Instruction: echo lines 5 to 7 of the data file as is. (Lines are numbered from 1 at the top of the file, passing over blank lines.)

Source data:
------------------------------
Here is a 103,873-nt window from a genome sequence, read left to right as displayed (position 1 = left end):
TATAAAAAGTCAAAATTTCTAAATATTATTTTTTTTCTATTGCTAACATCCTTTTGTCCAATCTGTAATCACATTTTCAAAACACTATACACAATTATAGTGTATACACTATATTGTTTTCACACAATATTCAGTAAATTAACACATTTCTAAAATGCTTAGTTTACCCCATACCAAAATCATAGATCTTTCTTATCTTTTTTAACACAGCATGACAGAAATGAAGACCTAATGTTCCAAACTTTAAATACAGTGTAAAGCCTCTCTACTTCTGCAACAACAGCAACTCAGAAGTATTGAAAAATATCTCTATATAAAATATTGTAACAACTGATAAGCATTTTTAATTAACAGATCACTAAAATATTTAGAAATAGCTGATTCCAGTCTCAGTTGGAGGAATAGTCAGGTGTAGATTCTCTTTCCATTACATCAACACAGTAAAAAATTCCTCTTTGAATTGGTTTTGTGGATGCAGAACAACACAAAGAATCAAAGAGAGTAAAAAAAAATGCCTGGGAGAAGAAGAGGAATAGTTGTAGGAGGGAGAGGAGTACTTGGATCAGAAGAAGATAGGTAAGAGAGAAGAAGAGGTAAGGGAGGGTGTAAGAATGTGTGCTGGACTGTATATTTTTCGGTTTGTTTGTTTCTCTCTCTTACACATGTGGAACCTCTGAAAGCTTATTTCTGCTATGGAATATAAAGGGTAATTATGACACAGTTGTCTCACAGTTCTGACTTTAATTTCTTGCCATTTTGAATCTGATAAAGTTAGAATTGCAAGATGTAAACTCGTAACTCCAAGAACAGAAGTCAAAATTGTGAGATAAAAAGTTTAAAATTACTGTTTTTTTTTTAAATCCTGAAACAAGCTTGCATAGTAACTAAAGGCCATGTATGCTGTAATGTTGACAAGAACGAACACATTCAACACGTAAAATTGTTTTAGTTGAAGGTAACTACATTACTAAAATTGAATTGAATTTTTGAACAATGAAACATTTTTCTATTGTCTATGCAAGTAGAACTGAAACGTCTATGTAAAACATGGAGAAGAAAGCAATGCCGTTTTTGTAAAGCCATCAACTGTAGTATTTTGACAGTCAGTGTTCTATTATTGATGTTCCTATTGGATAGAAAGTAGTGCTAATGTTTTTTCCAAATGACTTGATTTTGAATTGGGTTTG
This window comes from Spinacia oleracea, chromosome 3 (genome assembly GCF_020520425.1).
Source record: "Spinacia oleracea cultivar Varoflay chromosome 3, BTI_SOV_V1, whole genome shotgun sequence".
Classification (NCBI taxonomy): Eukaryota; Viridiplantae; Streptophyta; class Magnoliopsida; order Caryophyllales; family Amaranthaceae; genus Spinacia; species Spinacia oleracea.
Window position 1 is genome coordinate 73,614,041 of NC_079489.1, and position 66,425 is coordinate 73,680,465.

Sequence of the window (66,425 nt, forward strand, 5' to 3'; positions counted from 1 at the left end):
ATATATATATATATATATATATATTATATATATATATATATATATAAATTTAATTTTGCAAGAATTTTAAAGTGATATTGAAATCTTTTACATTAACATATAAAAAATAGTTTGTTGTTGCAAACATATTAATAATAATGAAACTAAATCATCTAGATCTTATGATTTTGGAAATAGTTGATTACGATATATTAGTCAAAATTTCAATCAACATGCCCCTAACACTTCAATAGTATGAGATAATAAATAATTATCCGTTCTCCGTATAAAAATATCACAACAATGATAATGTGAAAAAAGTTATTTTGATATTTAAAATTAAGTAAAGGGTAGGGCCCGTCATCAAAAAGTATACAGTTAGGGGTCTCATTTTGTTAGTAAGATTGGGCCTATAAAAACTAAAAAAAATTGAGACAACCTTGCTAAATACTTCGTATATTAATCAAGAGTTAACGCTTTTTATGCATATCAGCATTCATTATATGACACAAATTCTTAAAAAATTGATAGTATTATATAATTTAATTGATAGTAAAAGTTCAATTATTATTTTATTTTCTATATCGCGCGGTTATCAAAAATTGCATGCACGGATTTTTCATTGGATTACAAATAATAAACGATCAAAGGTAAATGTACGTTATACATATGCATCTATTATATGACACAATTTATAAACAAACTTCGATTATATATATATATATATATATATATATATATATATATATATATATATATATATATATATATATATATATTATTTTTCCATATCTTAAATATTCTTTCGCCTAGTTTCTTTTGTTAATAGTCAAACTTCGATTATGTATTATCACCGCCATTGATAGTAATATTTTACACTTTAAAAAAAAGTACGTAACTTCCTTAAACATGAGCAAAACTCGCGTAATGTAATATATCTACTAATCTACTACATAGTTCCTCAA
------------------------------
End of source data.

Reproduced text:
Classification (NCBI taxonomy): Eukaryota; Viridiplantae; Streptophyta; class Magnoliopsida; order Caryophyllales; family Amaranthaceae; genus Spinacia; species Spinacia oleracea.
Window position 1 is genome coordinate 73,614,041 of NC_079489.1, and position 66,425 is coordinate 73,680,465.

Sequence of the window (66,425 nt, forward strand, 5' to 3'; positions counted from 1 at the left end):